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Online Ad Industry’s Privacy-Protection Effort Fails, Consumer Group Says


A privacy-protection program sponsored by the online advertising industry fails to protect consumers, highlighting the need for U.S. lawmakers to pass do-not-track legislation, according to Consumer Watchdog.

The voluntary program, created by a coalition of online advertising and marketing groups, is designed to let consumers avoid being targeted by online ads based on the websites they visit. By clicking on icons provided by participating websites and advertisers, consumers can opt out of receiving such online advertisements.

Consumer Watchdog, a consumer-rights organization founded in 1985, said that companies participating in the industry program can still track people and use the personal information collected for other purposes.

The program “is another example of the failure of self- regulation to protect consumers from unwanted monitoring of every move they make on the Internet and their mobile devices,” Carmen Balber, Washington director of the Santa Monica, California-based group, said in an e-mail today.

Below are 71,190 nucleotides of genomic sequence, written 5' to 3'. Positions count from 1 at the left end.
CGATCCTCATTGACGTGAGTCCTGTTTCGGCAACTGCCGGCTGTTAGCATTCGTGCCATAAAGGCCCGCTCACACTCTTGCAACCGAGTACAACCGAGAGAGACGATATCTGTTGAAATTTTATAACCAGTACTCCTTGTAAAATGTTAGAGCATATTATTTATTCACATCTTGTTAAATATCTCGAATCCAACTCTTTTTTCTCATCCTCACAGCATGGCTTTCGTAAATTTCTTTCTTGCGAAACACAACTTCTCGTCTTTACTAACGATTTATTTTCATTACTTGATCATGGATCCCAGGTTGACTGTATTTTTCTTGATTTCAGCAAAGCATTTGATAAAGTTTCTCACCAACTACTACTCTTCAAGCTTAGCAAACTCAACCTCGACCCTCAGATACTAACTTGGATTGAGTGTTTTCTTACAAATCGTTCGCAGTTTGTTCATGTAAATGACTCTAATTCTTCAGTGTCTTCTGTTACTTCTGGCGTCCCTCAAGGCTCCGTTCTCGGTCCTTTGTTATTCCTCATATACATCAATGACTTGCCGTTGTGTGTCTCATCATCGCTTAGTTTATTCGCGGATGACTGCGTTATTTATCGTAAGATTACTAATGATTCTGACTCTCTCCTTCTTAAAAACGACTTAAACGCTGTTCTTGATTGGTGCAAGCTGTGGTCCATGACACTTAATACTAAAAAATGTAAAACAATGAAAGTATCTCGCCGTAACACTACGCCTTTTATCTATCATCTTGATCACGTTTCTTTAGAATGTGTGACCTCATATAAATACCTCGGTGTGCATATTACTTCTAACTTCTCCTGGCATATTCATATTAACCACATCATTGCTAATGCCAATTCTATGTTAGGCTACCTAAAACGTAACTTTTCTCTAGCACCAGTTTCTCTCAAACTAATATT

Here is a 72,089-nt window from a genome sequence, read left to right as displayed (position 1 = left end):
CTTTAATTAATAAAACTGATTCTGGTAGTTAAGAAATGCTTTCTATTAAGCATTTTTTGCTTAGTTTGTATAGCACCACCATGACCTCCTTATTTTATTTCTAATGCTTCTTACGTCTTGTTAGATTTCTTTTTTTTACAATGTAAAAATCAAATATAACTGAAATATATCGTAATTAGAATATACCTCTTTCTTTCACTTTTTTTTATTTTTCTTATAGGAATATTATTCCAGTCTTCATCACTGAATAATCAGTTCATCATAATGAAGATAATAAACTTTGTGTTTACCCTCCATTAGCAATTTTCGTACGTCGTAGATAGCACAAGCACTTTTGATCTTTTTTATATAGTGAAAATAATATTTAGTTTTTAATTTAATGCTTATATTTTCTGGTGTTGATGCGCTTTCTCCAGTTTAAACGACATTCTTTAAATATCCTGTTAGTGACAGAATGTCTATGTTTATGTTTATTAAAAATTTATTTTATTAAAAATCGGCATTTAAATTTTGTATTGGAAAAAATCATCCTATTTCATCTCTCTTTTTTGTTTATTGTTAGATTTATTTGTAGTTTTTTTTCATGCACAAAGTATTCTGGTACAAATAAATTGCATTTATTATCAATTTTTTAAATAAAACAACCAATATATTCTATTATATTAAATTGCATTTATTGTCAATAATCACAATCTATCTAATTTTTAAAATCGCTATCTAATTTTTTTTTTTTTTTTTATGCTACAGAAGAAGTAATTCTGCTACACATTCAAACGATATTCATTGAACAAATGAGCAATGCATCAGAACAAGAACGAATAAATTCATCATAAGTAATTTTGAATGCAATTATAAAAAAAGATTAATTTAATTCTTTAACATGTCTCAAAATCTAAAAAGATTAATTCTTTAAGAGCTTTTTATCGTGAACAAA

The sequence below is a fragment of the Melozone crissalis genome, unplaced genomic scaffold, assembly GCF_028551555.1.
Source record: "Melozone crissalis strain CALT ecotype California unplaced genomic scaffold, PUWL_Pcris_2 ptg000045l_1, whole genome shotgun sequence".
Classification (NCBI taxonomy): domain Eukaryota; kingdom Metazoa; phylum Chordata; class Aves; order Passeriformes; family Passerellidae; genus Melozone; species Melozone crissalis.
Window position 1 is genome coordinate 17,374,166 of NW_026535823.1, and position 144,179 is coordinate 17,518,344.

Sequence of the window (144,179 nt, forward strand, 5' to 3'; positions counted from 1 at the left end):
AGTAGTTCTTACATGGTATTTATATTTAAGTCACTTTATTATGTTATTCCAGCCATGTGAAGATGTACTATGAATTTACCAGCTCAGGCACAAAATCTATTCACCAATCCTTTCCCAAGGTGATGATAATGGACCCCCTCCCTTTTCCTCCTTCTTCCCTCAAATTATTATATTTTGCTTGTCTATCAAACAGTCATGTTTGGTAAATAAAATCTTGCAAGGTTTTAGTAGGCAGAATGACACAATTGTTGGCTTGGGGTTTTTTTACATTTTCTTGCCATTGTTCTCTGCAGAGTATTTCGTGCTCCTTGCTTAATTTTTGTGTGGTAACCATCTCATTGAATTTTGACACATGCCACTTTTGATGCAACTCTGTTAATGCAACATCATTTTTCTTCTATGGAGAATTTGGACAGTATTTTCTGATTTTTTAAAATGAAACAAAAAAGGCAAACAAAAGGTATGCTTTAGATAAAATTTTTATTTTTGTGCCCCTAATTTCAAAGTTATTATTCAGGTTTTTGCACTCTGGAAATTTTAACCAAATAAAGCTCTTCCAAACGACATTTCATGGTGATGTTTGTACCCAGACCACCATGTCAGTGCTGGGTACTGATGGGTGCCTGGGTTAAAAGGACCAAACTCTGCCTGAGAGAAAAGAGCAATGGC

In December, the U.S. Federal Trade Commission called for a do-not-track option for Web browsing and pressed advertisers to better explain their data-collection practices to consumers. Lawmakers including Senator Jay Rockefeller, a West Virginia Democrat who leads the Senate Commerce Committee, have introduced do-not-track and consumer-privacy bills this year.

The Interactive Advertising Bureau, a New York-based group representing more than 500 media and technology companies, had set today as a deadline for its members to comply with the industry program. Bloomberg LP is a member of the IAB.

To contact the reporter on this story: Eric Engleman in Washington at

To contact the editor responsible for this story: Allan Holmes at